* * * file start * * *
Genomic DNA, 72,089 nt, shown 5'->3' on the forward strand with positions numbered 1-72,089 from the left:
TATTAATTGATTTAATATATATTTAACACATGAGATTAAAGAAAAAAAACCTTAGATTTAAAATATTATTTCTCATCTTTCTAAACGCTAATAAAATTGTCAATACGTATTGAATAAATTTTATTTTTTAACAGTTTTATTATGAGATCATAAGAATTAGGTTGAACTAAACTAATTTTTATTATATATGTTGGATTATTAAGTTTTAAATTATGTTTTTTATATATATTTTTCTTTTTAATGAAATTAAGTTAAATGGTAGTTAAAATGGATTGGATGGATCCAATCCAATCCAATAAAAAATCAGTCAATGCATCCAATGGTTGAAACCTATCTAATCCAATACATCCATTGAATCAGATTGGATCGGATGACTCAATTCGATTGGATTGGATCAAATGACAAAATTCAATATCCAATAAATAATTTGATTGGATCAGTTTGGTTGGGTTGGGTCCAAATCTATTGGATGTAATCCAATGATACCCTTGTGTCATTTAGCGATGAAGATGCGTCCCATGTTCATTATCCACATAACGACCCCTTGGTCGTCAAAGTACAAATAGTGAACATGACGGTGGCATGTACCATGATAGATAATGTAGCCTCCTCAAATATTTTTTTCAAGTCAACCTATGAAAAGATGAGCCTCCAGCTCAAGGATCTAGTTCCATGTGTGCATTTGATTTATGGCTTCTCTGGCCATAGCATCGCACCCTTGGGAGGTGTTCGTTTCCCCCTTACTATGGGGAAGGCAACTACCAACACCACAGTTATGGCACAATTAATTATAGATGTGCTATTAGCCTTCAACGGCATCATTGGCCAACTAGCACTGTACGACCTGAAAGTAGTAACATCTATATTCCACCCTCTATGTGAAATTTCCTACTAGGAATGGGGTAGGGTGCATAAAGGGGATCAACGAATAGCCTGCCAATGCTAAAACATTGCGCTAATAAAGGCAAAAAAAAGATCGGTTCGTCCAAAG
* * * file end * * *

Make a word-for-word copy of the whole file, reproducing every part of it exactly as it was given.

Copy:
Genomic DNA, 72,089 nt, shown 5'->3' on the forward strand with positions numbered 1-72,089 from the left:
TATTAATTGATTTAATATATATTTAACACATGAGATTAAAGAAAAAAAACCTTAGATTTAAAATATTATTTCTCATCTTTCTAAACGCTAATAAAATTGTCAATACGTATTGAATAAATTTTATTTTTTAACAGTTTTATTATGAGATCATAAGAATTAGGTTGAACTAAACTAATTTTTATTATATATGTTGGATTATTAAGTTTTAAATTATGTTTTTTATATATATTTTTCTTTTTAATGAAATTAAGTTAAATGGTAGTTAAAATGGATTGGATGGATCCAATCCAATCCAATAAAAAATCAGTCAATGCATCCAATGGTTGAAACCTATCTAATCCAATACATCCATTGAATCAGATTGGATCGGATGACTCAATTCGATTGGATTGGATCAAATGACAAAATTCAATATCCAATAAATAATTTGATTGGATCAGTTTGGTTGGGTTGGGTCCAAATCTATTGGATGTAATCCAATGATACCCTTGTGTCATTTAGCGATGAAGATGCGTCCCATGTTCATTATCCACATAACGACCCCTTGGTCGTCAAAGTACAAATAGTGAACATGACGGTGGCATGTACCATGATAGATAATGTAGCCTCCTCAAATATTTTTTTCAAGTCAACCTATGAAAAGATGAGCCTCCAGCTCAAGGATCTAGTTCCATGTGTGCATTTGATTTATGGCTTCTCTGGCCATAGCATCGCACCCTTGGGAGGTGTTCGTTTCCCCCTTACTATGGGGAAGGCAACTACCAACACCACAGTTATGGCACAATTAATTATAGATGTGCTATTAGCCTTCAACGGCATCATTGGCCAACTAGCACTGTACGACCTGAAAGTAGTAACATCTATATTCCACCCTCTATGTGAAATTTCCTACTAGGAATGGGGTAGGGTGCATAAAGGGGATCAACGAATAGCCTGCCAATGCTAAAACATTGCGCTAATAAAGGCAAAAAAAAGATCGGTTCGTCCAAAG